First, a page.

Here's why even a scale-up can engage with a long-term strategy to remain owner-managed and a family business.

This article was first published by Growth Business, and the original article can be found online here.

Ve Interactive is the latest high profile name that serves as a reminder that many tech scale-ups have failed. There are many causes, but it shows that the short term goal of making the participators wealthy does not always pay off. A scale-up can engage with a long-term strategy to remain owner-managed and a family business.

Issues and challenges faced by scale-up businesses

There are many challenges to overcome in scaling up your business; some of those challenges are about taking time to consider and implement the changes you will need to make for the long term – taking the long view:

  • Hiring good people – take time to pick the people you are going to work with, whether that’s your board, your staff, your suppliers or your investors. Don’t just go with those already on board or showing interest. Hire quality, you need to take a long-term view, how do those people fit into the bigger plan, make sure those people can fit into your vision, your culture and your team, especially if the business is family-owned.
  • Managing issues – address key issues as they arise, especially as people can be out of their comfort zone in a fast growth business. The big issues might be product, market, people or finance – your role as leader is to confront those issues, make decisions and move on. Family businesses can raise specific issues such as succession planning, family working in the business and separating family from work.
  • Leadership and culture – it is likely that the management team and structure will need to change to adapt to growth of the business. You will want to take efforts to retain the integrity of the business’ culture and ensure people are in the right roles, scaling really challenges that as the number of people increases.
  • Product demand – with growth comes increased emphasis on sales. You should first focus on the creation of long-term demand for your product or service, focusing your strategy on how to create sustainable buyer demand.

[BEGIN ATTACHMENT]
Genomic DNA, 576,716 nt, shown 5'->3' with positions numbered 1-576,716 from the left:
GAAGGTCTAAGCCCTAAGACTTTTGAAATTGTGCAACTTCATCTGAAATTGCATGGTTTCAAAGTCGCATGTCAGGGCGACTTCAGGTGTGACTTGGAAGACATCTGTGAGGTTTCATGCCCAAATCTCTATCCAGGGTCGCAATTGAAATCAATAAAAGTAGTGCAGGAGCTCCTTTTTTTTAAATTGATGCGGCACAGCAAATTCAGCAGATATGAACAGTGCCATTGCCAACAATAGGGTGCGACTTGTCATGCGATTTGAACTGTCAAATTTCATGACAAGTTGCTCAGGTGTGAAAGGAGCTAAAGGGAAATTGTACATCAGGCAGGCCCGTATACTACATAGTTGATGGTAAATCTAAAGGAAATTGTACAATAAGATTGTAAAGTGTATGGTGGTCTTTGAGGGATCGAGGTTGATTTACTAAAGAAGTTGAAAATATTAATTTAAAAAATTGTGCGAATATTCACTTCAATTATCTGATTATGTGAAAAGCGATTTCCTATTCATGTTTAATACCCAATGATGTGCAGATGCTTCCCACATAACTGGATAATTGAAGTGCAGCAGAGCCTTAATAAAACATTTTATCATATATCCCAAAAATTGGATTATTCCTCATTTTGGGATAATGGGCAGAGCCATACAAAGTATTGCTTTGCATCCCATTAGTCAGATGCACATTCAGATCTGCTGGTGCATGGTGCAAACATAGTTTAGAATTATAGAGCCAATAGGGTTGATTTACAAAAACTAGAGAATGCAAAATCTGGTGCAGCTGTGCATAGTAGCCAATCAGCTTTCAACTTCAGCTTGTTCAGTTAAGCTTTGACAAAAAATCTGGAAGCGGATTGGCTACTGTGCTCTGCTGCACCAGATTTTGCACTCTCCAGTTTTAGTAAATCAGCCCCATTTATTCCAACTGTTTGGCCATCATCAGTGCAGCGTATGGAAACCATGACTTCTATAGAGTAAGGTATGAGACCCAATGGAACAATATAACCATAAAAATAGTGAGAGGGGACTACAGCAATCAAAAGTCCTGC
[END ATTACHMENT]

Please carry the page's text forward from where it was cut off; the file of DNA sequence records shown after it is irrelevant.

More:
Setting long-term strategy and objectives

Firstly, scaling is more than growth – it requires a strategy fit for the long-term, not just to address short-term growth issues. A vision or mission document is not enough, neither are market analysis or financial forecasts. Any scaling company needs to know its market positioning, examine opportunity and threat analysis as well the unique selling points (USPs), and identify the investment required to sustain the business.

Exit should not be a strategy. Your aim might be to build the best company you can build, measured by customer satisfaction and staff fulfilment and profitability.

Every entrepreneur has their motivations, but they should consider whether a short-term exit is really the answer, or whether your strategy is to build a company in which you, and indeed your family, has a long-term interest.

Why a family business?

The family business has a place in the fast-growth tech world, the strengths of the family firm can help the business remain sustainable. There are challenges, you have to manage succession, handle conflict, honour the culture, make decisions and take action – but these are challenges any scaling business faces. The advantage of a family business is the team knows who they are and what they want, and their certainty of culture gives the business focus, and that is a key driver for any scaling business. This can also be aligned with the aims of investors who will recognise the potential for greater returns on a mature company.

Investors

Getting in investment does not provide an exit, it brings in the cash to continue scaling and addressing the challenges that raises. If fundraising is part of your plan to expand the business you will need to ensure that your ambitions are compatible with those of an institutional investor, otherwise you won’t get out of the blocks raising capital for a family business.

Typically, institutional investors want to be able to exit companies within five years of their initial investment or soon after, whether that is by way of M&A, a secondary buyout or initial public offering (IPO), so there needs to a clear dialogue on what your respective expectations are.

You will also want to understand what long-term value the investor can add to the business beyond just capital. The best investors will also be highly experienced entrepreneurs themselves and have deep networks that can help accelerate the growth of their portfolio companies. This can be a game changer for a family business to grow the business more quickly than they would have done under their own steam. At the same time, they need to appreciate that the culture of the business can change dramatically as a result with new personalities, more rigorous reporting and governance processes.

Conclusion

A scale-up can engage with a long-term strategy to remain owner-managed and stay a family business. Family businesses can deliver high performance, using their commitment, hard work, knowledge and culture to meet the challenges of the scale-up journey.